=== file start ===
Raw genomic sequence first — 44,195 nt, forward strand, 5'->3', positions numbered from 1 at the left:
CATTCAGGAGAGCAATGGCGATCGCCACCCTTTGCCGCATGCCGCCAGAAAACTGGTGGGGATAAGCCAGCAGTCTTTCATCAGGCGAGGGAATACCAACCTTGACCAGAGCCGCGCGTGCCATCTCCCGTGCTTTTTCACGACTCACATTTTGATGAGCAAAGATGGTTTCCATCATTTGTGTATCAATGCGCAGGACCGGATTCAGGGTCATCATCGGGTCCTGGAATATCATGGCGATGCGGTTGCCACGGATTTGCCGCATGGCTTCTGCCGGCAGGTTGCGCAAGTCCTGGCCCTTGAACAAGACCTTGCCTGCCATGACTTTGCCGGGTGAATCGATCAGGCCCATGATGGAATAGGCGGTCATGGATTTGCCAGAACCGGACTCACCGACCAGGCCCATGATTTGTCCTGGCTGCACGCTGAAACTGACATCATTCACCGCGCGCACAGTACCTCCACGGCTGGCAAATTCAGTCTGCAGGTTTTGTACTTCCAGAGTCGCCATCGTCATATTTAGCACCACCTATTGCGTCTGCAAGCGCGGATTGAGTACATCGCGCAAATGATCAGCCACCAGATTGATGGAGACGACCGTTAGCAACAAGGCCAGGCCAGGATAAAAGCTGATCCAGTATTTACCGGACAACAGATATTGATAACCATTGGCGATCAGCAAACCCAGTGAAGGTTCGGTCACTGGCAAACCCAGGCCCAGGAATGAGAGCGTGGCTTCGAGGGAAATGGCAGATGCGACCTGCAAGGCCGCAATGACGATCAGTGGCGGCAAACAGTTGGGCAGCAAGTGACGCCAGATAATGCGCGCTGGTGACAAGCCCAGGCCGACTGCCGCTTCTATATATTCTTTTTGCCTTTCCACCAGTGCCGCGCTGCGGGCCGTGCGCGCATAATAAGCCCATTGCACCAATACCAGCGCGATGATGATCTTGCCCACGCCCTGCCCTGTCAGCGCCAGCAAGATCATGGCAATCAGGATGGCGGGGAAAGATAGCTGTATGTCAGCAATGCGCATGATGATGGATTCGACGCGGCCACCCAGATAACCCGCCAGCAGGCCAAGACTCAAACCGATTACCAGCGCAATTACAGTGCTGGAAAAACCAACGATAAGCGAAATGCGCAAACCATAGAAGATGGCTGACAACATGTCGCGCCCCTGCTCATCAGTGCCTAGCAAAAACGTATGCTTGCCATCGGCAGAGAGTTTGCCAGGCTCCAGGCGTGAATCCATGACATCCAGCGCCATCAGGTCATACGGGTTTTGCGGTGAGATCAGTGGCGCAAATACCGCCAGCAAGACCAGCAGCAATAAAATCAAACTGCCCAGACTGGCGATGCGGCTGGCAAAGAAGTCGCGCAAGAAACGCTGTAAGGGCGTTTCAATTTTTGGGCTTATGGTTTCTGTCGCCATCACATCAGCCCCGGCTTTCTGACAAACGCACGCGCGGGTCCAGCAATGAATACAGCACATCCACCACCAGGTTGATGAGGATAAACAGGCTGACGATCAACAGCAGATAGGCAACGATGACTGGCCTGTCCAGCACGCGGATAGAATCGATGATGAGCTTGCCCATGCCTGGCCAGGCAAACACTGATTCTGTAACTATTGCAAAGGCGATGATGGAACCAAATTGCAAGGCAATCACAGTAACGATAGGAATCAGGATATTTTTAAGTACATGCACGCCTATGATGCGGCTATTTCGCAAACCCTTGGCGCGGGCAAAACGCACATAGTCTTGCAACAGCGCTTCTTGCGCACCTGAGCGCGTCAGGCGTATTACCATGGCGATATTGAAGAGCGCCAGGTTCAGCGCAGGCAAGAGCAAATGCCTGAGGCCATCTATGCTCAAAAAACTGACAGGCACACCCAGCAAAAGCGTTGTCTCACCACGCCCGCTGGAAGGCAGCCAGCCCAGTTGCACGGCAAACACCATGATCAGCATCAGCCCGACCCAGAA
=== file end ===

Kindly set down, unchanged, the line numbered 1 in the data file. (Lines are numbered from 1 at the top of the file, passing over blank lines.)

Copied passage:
Raw genomic sequence first — 44,195 nt, forward strand, 5'->3', positions numbered from 1 at the left: